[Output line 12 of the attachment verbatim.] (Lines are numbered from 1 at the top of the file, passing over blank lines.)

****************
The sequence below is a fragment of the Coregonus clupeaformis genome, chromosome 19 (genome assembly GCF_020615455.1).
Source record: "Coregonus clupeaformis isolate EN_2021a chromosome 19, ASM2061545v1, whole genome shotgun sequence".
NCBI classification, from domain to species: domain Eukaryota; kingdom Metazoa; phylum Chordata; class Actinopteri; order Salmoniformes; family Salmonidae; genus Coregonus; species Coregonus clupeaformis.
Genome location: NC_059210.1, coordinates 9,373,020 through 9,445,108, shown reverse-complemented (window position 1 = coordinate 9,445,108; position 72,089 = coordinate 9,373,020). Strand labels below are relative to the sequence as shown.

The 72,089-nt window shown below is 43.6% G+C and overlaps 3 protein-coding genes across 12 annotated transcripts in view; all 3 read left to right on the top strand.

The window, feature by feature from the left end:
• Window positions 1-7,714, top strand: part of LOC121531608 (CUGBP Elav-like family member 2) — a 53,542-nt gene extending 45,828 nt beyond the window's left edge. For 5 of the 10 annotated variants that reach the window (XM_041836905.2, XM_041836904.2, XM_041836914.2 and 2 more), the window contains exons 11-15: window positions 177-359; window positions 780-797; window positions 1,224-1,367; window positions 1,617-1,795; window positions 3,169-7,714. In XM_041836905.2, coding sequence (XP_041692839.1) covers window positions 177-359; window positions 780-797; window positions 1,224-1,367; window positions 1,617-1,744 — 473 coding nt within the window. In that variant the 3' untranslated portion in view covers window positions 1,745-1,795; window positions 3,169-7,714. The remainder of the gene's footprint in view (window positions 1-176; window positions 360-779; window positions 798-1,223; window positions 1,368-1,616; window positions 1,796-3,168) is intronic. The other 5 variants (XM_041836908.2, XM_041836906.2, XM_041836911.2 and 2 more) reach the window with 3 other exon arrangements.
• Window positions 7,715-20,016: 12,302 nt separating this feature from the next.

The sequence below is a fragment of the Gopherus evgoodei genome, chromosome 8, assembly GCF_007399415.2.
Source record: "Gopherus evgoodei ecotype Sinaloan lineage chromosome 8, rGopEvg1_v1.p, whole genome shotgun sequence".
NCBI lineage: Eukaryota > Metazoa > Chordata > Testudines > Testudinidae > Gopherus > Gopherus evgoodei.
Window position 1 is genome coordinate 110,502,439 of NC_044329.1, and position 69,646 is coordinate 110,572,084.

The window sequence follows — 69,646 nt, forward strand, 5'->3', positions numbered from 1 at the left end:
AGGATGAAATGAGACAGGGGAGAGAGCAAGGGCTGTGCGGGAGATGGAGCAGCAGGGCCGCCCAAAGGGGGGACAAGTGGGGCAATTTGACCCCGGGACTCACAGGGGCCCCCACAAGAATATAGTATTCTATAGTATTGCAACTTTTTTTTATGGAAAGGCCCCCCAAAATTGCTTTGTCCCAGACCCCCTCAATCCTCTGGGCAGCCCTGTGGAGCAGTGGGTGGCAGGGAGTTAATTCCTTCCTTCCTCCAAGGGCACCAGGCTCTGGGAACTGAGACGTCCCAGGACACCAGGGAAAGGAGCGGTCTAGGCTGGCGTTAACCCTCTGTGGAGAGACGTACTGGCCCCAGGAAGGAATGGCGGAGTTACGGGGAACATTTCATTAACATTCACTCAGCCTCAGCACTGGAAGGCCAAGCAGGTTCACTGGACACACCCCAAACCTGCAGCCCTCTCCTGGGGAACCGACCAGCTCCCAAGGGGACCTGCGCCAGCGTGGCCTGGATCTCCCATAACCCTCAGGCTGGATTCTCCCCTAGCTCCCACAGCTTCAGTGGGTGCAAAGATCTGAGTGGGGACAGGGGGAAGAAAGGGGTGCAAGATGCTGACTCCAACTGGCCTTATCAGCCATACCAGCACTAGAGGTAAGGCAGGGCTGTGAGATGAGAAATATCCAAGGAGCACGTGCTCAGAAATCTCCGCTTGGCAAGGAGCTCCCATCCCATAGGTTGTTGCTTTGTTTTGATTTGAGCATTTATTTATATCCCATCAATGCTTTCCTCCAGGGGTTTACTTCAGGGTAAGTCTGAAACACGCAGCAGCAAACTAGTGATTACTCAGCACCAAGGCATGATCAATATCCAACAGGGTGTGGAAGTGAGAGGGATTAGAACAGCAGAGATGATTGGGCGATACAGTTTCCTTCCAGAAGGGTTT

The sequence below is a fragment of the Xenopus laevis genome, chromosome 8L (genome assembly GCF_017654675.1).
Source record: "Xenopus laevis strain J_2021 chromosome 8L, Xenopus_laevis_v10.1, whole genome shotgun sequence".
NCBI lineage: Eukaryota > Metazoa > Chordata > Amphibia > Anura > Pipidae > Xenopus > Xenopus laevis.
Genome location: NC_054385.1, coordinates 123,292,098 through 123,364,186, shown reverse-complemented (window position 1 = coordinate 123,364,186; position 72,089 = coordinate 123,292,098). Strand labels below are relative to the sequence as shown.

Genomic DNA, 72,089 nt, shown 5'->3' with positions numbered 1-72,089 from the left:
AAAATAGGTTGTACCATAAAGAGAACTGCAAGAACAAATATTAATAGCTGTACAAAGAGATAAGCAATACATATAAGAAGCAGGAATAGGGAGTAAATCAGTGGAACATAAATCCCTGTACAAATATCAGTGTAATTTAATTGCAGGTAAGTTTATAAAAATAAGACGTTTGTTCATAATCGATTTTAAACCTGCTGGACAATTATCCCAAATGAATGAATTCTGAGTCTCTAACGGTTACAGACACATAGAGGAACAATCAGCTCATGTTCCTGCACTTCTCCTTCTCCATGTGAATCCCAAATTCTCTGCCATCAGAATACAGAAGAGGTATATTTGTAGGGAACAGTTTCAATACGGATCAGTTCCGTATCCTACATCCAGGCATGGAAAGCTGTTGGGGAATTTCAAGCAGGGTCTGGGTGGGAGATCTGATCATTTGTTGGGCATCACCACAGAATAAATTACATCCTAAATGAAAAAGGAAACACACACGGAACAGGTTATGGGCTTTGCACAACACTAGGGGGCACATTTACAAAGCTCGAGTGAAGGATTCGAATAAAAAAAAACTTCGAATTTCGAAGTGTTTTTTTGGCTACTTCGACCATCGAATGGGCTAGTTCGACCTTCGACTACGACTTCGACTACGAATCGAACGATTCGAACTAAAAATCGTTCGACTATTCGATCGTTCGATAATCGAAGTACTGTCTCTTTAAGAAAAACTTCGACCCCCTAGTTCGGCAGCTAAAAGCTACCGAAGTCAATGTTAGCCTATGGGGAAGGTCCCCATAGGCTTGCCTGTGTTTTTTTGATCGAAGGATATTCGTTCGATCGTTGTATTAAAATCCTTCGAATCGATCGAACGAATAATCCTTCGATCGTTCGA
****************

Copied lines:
Window position 1 is genome coordinate 110,502,439 of NC_044329.1, and position 69,646 is coordinate 110,572,084.